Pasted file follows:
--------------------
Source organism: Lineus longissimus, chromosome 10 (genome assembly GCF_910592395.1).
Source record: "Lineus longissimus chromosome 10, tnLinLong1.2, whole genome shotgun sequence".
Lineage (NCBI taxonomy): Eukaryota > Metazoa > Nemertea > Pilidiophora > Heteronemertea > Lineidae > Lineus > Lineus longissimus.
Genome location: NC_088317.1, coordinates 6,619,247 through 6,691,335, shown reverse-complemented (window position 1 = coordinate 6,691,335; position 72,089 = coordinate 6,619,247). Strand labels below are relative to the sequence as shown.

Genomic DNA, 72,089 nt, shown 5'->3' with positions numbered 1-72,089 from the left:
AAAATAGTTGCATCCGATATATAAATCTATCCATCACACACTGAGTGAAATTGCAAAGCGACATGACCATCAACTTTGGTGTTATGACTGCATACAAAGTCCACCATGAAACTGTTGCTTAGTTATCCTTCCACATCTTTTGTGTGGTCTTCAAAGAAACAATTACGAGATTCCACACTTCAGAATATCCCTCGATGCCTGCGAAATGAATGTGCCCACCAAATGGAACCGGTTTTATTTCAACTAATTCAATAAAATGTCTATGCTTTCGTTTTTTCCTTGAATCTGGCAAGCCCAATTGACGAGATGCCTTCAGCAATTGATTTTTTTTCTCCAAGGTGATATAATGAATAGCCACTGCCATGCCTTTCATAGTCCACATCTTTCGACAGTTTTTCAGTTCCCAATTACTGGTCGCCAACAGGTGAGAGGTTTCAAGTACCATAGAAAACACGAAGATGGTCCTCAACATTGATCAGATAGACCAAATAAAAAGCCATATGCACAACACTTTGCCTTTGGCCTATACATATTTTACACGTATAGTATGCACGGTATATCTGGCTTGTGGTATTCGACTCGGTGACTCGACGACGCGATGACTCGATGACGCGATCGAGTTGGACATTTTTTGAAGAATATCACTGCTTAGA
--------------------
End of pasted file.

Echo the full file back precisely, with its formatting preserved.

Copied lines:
Source organism: Lineus longissimus, chromosome 10 (genome assembly GCF_910592395.1).
Source record: "Lineus longissimus chromosome 10, tnLinLong1.2, whole genome shotgun sequence".
Lineage (NCBI taxonomy): Eukaryota > Metazoa > Nemertea > Pilidiophora > Heteronemertea > Lineidae > Lineus > Lineus longissimus.
Genome location: NC_088317.1, coordinates 6,619,247 through 6,691,335, shown reverse-complemented (window position 1 = coordinate 6,691,335; position 72,089 = coordinate 6,619,247). Strand labels below are relative to the sequence as shown.

Genomic DNA, 72,089 nt, shown 5'->3' with positions numbered 1-72,089 from the left:
AAAATAGTTGCATCCGATATATAAATCTATCCATCACACACTGAGTGAAATTGCAAAGCGACATGACCATCAACTTTGGTGTTATGACTGCATACAAAGTCCACCATGAAACTGTTGCTTAGTTATCCTTCCACATCTTTTGTGTGGTCTTCAAAGAAACAATTACGAGATTCCACACTTCAGAATATCCCTCGATGCCTGCGAAATGAATGTGCCCACCAAATGGAACCGGTTTTATTTCAACTAATTCAATAAAATGTCTATGCTTTCGTTTTTTCCTTGAATCTGGCAAGCCCAATTGACGAGATGCCTTCAGCAATTGATTTTTTTTCTCCAAGGTGATATAATGAATAGCCACTGCCATGCCTTTCATAGTCCACATCTTTCGACAGTTTTTCAGTTCCCAATTACTGGTCGCCAACAGGTGAGAGGTTTCAAGTACCATAGAAAACACGAAGATGGTCCTCAACATTGATCAGATAGACCAAATAAAAAGCCATATGCACAACACTTTGCCTTTGGCCTATACATATTTTACACGTATAGTATGCACGGTATATCTGGCTTGTGGTATTCGACTCGGTGACTCGACGACGCGATGACTCGATGACGCGATCGAGTTGGACATTTTTTGAAGAATATCACTGCTTAGA